The hallowed grounds at the corner of Market and Walnut Streets in Newhall hold a lot of history.
The house that was built there around 1888 was once home to 1920 Presidential candidate Henry Clay Needham. It served as a telephone exchange during the St. Francis Dam disaster in 1928, was a Good Templar’s Lodge during Prohibition, was the site of the first Boys and Girls Club in town and the home of the Newhall-Valencia Chamber of Commerce (which later became the Santa Clarita Valley Chamber of Commerce).
The house moved down the street to Heritage Junction in 1992, but the history didn’t stop. The triangle-shaped parcel is now the Historic Veterans Plaza, where flags of every branch of the Armed Forces fly in tribute to the hundreds of service members commemorated in bricks lining the sidewalks.
A brass sculpture of a musician stands at the point of the park and story stations describing more than two centuries of wars and conflicts that involved Americans are placed along the path.
With its rich historical past, it seemed fitting to place 15 bricks commemorating another phase of the area’s history; the establishment of the City of Santa Clarita and honoring the individuals who made those first plans 22 years ago.
Mayor Pro Tem Laurene Weste presided over the ceremonies, which involved speeches and certificates and much picture-taking. Being honored were the first City Council, the first Planning Commission and the first Parks Commission and most of the players on that first critical team were there for the party.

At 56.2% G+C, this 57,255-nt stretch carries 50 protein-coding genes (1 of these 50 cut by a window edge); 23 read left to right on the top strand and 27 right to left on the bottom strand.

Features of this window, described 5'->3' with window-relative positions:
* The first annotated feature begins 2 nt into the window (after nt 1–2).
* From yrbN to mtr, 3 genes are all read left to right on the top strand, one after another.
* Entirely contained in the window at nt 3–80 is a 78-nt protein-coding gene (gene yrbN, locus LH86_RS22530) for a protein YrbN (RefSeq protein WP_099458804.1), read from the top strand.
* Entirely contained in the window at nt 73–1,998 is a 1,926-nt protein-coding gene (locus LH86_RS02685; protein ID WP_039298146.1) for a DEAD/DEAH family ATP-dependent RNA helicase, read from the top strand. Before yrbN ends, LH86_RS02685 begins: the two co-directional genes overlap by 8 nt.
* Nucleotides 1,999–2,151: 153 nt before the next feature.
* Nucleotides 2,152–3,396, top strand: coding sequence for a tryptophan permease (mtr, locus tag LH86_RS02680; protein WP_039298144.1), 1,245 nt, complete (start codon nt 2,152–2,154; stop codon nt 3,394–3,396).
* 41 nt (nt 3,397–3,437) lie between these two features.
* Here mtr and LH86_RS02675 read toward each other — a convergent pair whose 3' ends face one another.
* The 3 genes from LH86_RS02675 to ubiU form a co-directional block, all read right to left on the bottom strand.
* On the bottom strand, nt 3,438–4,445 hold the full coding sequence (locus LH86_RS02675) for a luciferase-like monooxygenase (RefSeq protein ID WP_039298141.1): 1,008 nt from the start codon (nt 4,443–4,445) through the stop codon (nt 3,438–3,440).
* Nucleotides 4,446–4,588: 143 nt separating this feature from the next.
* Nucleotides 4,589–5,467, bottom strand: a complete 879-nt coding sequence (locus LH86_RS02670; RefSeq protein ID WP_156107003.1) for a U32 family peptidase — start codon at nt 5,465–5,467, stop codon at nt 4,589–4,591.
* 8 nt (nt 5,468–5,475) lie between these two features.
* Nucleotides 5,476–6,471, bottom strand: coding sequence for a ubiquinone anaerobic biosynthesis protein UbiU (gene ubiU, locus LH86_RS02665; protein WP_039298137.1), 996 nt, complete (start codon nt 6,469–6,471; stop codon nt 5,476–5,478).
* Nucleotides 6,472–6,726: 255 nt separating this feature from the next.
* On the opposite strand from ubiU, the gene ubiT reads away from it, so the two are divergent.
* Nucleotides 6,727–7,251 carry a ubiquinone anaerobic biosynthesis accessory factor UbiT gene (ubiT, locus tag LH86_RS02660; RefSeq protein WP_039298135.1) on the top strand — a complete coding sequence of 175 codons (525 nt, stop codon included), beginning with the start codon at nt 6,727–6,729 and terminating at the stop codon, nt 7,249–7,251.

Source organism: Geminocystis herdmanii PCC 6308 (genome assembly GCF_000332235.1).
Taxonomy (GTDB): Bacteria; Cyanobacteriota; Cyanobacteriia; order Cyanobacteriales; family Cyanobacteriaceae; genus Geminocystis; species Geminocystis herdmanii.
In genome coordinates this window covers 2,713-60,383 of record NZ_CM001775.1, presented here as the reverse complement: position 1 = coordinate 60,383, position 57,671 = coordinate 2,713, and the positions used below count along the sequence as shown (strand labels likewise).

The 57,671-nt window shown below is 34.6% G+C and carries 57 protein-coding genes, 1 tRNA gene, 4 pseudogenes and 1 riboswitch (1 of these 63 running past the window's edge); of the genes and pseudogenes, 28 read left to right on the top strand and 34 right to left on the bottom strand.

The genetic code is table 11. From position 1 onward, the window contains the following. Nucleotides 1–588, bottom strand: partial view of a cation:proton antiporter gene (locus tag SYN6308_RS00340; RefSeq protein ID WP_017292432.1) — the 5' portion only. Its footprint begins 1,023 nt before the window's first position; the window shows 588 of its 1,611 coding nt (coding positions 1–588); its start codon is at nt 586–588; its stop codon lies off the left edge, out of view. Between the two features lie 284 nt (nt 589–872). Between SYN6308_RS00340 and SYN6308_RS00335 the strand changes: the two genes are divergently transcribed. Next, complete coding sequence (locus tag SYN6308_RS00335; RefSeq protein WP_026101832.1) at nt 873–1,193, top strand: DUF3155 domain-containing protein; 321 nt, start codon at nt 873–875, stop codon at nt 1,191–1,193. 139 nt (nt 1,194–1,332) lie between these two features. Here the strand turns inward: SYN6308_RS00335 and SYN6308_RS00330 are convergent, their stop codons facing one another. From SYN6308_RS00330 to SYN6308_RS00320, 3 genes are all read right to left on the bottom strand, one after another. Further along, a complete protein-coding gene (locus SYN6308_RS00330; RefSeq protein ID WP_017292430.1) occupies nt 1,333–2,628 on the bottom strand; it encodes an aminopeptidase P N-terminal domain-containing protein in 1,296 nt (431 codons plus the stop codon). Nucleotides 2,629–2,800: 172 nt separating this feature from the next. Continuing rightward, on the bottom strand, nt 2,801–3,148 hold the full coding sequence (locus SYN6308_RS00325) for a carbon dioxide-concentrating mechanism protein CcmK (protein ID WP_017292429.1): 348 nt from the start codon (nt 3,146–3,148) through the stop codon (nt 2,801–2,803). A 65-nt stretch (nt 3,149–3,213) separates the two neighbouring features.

Buck McKeon, who was the top vote-getter in the 1987 election that brought about cityhood, was the city’s first Mayor. Now representing the 25th Congressional District, he reminisced about the first ordinance – one protecting oak trees and a close call he had with some trimming done in his front yard just hours before the city council meeting.
He also smiled a lot describing how he looks at the city.
“When I drive down Canyon Country and I see the grass on the side of the road, I can say ‘I helped do that,'” he said. “And when I see a few of the red busses left,” pausing for the crowd’s laughter. “I remember I was the one who wanted red busses.”
Of the original City Council members, only Jan Heidt was unable to attend. A few took their turns at the podium – Dennis Koontz, Carl Boyer speaking about how far the city has come and how much local control has improved the area.
Following the council, Weste talked about some of the people who had passed away since their terms of service – Planning Commissioner Jeanette Sharar and Parks Commissioners Louis Brathwaite and Todd Longshore. The families of Brathwaite and Longshore were there and were given certificates commemorating their family member’s service.
Former Planning Commissioners Rita Garasi and Connie Worden-Roberts spoke, as did former Parks Commissioners Mike Lyons and Jeff Wheeler. Weste smiled broadly when she reminisced about her appointment to the parks commission in the early days.
A film compiling oral histories is being worked on, evidenced by the video cameras following the founding “family” of the city after the bricks were dedicated.